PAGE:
Niger:GDP per capita, PPP
GDP per capita, Purchasing Power Parity: For that indicator, the World Bank provides data for Niger from 1980 to 2011. The average value for Niger during that period was 682.21 U.S. dollars with a minumum of 597.06 U.S. dollars in 2000 and a maximum of 940.95 U.S. dollars in 1980. Below we provide more information about: GDP per capita, PPP in Niger.
GDP per capita in Niger and other countries is calculated as the Gross Domestic Product (GDP) divided by the population.
We show the GDP per capita in Purchasing Power Parity (PPP) terms, i.e. we calculate the GDP per capita in different countries using U.S. prices. The PPP measure is useful to compare income across countries. It allows us to answer the following question: 'What can the average person in some country buy if they paid U.S. prices?'
Moreover, we use constant 2005 U.S. prices. Using the prices from only one year allows us to compare GDP per capita over time as the effect of inflation is eliminated. Otherwise, we are not sure if the increase in GDP is due to price increases or to a growth in production.
GDP per capita varies considerably across countries. In advanced economies, it exceeds 35,000 dollars per year. In some very poor countries, it is less than 1000 dollars per year.
For insight into the factors that explain economic growth and development in Niger and other countries, visit the economic growth section of our global economy guide.
GDP per capita, PPP rankings for over 200 countries. Create and download charts with the country comparator.
Inflation: percent change in the Consumer Price Index: For that indicator, the World Bank provides data for Niger from 1964 to 2011. The average value for Niger during that period was 5 percent with a minumum of -7.8 percent in 1991 and a maximum of 36 percent in 1994. Below we provide more information about: Inflation in Niger.
Inflation in Niger and other countries is usually calculated as the percent change in the Consumer Price Index (CPI) from one year to the next. The CPI represents the prices paid by the average urban consumer in each respective country. Inflation can also be calculated with other price indexes such as the Produce Price Index or the so-called GDP deflator. You can read about the measures, causes, and consequences of inflation in the inflation articles of our global economy guide.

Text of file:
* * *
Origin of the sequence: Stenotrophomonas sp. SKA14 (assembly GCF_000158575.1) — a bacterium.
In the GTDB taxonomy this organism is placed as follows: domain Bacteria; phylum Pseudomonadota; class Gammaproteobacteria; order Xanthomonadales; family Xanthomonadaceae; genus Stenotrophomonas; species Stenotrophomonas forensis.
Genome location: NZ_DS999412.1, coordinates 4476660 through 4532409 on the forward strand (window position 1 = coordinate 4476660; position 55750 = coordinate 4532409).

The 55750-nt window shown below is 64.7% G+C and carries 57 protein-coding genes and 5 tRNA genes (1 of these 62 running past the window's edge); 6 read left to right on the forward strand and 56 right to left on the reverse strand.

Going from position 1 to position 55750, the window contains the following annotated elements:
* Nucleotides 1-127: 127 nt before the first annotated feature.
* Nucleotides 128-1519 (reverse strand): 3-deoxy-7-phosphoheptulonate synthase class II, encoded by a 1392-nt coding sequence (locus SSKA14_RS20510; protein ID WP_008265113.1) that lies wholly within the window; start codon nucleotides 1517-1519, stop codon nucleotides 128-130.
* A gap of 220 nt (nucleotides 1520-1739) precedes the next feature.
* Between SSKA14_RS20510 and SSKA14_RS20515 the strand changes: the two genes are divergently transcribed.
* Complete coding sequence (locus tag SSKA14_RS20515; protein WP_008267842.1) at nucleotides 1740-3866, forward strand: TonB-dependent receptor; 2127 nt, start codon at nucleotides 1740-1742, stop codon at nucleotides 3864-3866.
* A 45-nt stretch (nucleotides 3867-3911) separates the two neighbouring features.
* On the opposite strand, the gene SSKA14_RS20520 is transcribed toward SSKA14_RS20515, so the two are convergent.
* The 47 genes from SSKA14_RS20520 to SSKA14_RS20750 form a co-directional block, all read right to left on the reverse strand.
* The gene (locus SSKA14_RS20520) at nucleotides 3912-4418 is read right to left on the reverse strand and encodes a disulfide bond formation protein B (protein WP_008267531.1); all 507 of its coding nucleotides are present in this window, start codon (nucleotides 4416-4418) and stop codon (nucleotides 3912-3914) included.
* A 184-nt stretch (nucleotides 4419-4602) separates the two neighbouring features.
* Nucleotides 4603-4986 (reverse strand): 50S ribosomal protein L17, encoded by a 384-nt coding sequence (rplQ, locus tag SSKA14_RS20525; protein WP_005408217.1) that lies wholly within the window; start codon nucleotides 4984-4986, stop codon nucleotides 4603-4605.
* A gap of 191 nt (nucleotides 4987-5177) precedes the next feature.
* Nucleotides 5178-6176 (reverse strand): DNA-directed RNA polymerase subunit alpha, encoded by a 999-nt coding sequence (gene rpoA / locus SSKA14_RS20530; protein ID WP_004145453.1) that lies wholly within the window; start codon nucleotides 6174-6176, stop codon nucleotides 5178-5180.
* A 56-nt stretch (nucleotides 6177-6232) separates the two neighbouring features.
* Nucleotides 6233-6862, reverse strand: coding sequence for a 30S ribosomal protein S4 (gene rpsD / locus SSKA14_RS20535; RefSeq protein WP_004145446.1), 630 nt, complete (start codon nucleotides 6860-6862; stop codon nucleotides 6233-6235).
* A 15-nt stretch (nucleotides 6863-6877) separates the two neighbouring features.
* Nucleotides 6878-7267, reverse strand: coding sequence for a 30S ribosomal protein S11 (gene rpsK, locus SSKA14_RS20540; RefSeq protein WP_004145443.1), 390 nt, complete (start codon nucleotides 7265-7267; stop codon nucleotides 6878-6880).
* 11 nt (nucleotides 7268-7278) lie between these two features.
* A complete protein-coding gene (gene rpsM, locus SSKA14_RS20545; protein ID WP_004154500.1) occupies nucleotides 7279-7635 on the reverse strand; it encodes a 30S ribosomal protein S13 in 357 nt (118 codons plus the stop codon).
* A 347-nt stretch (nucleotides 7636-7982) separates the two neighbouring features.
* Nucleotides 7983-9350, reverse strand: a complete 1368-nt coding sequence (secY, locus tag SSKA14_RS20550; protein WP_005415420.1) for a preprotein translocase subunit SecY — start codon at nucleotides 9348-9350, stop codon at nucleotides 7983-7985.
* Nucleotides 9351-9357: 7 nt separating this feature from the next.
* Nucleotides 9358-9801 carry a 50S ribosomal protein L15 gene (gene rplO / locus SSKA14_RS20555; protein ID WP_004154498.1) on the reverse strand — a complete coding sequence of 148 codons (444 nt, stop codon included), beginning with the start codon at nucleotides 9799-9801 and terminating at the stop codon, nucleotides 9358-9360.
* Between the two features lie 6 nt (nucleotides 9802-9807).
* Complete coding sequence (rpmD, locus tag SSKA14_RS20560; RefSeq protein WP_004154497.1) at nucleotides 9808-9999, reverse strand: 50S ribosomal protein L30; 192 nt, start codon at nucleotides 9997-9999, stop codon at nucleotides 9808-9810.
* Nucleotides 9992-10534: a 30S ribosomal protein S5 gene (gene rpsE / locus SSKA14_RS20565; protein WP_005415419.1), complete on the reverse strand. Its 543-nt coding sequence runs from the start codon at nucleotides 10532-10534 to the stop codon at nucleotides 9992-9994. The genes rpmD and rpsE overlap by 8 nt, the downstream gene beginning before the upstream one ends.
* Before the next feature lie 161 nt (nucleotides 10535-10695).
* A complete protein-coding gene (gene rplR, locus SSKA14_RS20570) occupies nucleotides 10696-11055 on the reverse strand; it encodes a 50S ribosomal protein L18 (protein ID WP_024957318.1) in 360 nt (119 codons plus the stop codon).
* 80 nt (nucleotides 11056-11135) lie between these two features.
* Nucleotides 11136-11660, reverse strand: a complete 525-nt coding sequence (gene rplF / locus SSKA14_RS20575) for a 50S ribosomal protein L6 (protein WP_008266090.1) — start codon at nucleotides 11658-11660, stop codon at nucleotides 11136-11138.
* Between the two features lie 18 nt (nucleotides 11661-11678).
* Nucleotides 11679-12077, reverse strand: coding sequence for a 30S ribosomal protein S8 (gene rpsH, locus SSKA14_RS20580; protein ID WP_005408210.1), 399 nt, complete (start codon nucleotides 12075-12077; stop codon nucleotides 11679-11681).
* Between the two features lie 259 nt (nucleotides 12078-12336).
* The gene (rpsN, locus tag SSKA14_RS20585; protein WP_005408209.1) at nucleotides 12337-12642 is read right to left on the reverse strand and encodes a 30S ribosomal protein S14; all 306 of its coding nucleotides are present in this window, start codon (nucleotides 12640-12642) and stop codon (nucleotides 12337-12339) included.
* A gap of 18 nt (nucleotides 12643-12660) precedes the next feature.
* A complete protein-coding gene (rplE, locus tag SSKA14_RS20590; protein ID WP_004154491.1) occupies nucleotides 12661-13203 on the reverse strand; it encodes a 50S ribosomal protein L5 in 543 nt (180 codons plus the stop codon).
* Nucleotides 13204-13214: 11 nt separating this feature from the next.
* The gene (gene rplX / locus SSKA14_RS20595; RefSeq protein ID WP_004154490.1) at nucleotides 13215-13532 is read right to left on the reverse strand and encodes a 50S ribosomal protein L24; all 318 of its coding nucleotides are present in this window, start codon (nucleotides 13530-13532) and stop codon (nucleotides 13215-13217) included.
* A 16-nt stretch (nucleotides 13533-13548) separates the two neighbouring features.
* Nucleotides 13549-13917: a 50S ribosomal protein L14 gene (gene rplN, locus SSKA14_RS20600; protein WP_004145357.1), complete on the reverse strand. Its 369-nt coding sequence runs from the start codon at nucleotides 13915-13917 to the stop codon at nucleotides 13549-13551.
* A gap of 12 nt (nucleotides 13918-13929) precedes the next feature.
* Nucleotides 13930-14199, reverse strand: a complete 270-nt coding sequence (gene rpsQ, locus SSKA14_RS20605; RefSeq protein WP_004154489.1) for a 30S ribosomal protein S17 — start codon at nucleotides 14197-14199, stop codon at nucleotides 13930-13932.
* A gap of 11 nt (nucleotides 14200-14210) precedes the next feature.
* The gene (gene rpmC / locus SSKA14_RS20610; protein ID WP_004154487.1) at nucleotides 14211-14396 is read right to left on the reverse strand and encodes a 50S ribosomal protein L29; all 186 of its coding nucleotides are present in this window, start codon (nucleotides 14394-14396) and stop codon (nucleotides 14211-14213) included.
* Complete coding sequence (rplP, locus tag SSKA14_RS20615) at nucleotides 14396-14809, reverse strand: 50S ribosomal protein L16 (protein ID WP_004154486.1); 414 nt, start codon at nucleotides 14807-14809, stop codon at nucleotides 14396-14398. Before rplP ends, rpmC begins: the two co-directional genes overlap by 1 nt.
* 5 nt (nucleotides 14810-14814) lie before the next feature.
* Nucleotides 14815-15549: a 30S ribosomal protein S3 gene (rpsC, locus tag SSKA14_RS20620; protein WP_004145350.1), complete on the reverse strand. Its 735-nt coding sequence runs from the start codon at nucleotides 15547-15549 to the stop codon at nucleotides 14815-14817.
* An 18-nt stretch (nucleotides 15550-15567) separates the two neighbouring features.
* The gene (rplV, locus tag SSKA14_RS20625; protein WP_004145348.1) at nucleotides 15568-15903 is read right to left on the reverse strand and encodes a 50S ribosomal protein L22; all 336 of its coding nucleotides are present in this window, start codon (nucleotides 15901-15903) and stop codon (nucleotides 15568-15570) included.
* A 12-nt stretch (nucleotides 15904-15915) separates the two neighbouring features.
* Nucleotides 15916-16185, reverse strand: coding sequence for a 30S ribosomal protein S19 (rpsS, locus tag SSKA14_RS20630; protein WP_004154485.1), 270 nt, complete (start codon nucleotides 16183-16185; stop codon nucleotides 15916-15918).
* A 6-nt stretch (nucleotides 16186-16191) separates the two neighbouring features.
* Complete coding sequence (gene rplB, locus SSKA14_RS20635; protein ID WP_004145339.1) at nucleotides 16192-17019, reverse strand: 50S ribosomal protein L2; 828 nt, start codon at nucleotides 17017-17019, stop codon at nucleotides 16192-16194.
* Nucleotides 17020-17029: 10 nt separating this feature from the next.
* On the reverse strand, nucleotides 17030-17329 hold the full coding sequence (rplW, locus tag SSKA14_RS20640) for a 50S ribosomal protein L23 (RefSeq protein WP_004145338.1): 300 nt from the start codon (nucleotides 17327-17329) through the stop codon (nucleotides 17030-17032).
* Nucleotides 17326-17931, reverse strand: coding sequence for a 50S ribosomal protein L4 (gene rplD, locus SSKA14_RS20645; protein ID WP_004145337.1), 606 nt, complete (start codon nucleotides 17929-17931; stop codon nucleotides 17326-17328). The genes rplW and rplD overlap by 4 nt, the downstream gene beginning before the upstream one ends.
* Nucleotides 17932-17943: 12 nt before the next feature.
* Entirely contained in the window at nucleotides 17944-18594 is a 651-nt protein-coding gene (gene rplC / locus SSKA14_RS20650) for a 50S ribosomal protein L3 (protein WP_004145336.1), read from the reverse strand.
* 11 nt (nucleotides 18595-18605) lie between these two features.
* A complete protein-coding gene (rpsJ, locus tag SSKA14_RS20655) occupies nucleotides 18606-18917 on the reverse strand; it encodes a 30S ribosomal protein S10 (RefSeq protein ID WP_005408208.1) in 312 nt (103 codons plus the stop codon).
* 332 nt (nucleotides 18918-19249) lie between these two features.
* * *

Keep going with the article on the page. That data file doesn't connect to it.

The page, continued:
Most countries try to keep inflation somewhere around 2-3 percent per year. That is too low to cause any problems for the businesses and households. At the same time, it is comfortably away from negative inflation, i.e. from deflation. Of course, this target is often missed.
Inflation rankings for over 200 countries. Create and download charts with the country comparator. Niger:Government budget balance
Government budget balance as percent of GDP: For that indicator, the World Bank provides data for Niger from 2005 to 2007. The average value for Niger during that period was 12.54 percent with a minumum of -1.88 percent in 2005 and a maximum of 40.43 percent in 2006.
The budget balance in Niger and other countries is calculated as the difference between the taxes collected by the government and the government spending. The budget could be in surplus (or deficit) if the tax revenue is greater (smaller) than the spending. A budget surplus is recorded with a plus sign and a deficit is recorded with a minus sign. The budget balance is usually reported as percent of GDP. This tells us how large the deficit or surplus is relative to the economy.
Most governments try to keep their deficits below 3 percent of GDP. Here is the reason. When the government runs a deficit, they borrow money and, as result, their...
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